Open Space Weed Management

Spring is here and along with warmer temperatures and longer days weeds are starting to appear in lawns, parks and open space areas. As part of an integrated management approach, herbicide applications and mowing are used to combat weed infestations in the open space. This year’s herbicide applications will be conducted from approximately April to July depending on weather and growing conditions. Mowing operations are usually performed in late summer to prevent seed production. Some follow-up spraying in fall may occur if there is re-growth after the summer mowing operations.

Bare-ground areas like picnic pads, hard-surface trails and kiosk pads are treated first with a pre-emergent herbicide. Applications can be conducted before weeds emerge, and these herbicides prevent weeds from germinating in the area throughout the growing season.

The next weeds managed are the biennial weed species like Musk thistle and Mullein. Mullein and Musk thistle are on the Colorado noxious weed list, which mandates that landowners make attempts to control and stop the spread of these weed species. The first year and early spring growth forms for these weeds is a rosette of basal leaves lying close to the ground. At this stage they are most vulnerable to chemical application because of their increased uptake of water and nutrients. Even though mullein and musk thistle can be effectively treated all the way up to the budding stages, we have found that spring and fall spraying in the rosette stage is most effective.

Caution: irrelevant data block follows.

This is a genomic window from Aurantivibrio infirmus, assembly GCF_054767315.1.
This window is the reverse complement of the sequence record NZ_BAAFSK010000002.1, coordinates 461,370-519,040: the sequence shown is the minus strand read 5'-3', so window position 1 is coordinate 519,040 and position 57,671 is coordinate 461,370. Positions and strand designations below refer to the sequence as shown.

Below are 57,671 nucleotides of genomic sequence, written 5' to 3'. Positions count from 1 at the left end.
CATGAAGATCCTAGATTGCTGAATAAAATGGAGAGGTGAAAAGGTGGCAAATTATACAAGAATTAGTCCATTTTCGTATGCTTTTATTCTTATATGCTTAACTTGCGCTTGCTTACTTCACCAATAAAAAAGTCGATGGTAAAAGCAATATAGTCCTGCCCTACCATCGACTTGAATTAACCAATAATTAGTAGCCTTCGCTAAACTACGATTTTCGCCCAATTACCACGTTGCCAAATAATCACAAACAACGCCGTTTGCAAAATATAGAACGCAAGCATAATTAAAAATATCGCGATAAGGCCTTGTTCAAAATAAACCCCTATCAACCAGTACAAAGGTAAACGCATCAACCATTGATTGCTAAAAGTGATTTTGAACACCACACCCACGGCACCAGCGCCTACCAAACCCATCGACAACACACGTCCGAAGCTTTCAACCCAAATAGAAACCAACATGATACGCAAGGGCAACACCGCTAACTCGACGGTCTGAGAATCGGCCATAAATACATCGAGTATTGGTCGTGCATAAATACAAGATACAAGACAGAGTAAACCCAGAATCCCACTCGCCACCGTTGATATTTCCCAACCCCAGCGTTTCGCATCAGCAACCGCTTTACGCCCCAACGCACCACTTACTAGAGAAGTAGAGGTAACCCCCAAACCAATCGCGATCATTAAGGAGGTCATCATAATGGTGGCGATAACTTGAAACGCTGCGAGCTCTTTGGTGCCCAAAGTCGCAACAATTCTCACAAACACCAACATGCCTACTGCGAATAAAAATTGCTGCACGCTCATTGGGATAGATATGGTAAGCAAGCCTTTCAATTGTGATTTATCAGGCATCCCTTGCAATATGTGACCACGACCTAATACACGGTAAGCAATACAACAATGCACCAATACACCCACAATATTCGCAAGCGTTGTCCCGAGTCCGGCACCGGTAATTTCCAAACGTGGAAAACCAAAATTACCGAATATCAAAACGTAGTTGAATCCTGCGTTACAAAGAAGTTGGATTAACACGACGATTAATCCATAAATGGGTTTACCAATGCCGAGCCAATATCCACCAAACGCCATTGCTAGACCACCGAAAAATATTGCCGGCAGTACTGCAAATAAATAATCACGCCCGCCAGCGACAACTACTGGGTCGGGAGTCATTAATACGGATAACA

As spring turns into summer, management efforts shift to deeply rooted perennial weeds like Canada thistle. Spraying Canada thistle and other deeply rooted perennials is more effective when the plants have bolted and grown to approximately 10 inches in height. At this point, they are still transporting nutrients to the root system, which will allow for more herbicide uptake. Mowing is also an effective way to make the perennials use more energy as they attempt to recover from the mowing. Mowed perennials are also more susceptible to fall herbicide applications.

The weeds being managed this season are very aggressive invaders that have the potential to take over native plant communities. Priority was given to areas where infestations pose the worst threat to native plant communities and where they are bordering home lots. A contract herbicide applicator and the in-house open space crew will be performing the herbicide applications.

Contact KCRMA Park Ranger Gary Norton with any questions about noxious weed management or specific weed management areas at 720-599-3265 or garyn@kcranch.org. See Map of the Weed Management Areas.


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Ken-Caryl Ranch